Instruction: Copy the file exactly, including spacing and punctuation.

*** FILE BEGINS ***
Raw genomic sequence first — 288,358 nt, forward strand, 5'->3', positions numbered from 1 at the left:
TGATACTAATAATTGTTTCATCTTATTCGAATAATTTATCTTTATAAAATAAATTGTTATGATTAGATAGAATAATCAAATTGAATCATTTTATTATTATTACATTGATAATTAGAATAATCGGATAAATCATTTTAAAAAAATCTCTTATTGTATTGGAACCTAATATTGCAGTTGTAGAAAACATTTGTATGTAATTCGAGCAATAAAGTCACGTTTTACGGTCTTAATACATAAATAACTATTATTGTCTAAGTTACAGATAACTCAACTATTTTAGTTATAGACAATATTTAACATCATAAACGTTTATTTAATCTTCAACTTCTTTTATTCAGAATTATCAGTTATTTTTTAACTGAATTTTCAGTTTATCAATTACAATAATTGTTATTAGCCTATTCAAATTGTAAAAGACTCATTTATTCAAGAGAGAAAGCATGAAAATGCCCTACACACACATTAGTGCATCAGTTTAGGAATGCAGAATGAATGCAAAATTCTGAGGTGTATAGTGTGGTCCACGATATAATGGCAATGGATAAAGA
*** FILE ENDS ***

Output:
Raw genomic sequence first — 288,358 nt, forward strand, 5'->3', positions numbered from 1 at the left:
TGATACTAATAATTGTTTCATCTTATTCGAATAATTTATCTTTATAAAATAAATTGTTATGATTAGATAGAATAATCAAATTGAATCATTTTATTATTATTACATTGATAATTAGAATAATCGGATAAATCATTTTAAAAAAATCTCTTATTGTATTGGAACCTAATATTGCAGTTGTAGAAAACATTTGTATGTAATTCGAGCAATAAAGTCACGTTTTACGGTCTTAATACATAAATAACTATTATTGTCTAAGTTACAGATAACTCAACTATTTTAGTTATAGACAATATTTAACATCATAAACGTTTATTTAATCTTCAACTTCTTTTATTCAGAATTATCAGTTATTTTTTAACTGAATTTTCAGTTTATCAATTACAATAATTGTTATTAGCCTATTCAAATTGTAAAAGACTCATTTATTCAAGAGAGAAAGCATGAAAATGCCCTACACACACATTAGTGCATCAGTTTAGGAATGCAGAATGAATGCAAAATTCTGAGGTGTATAGTGTGGTCCACGATATAATGGCAATGGATAAAGA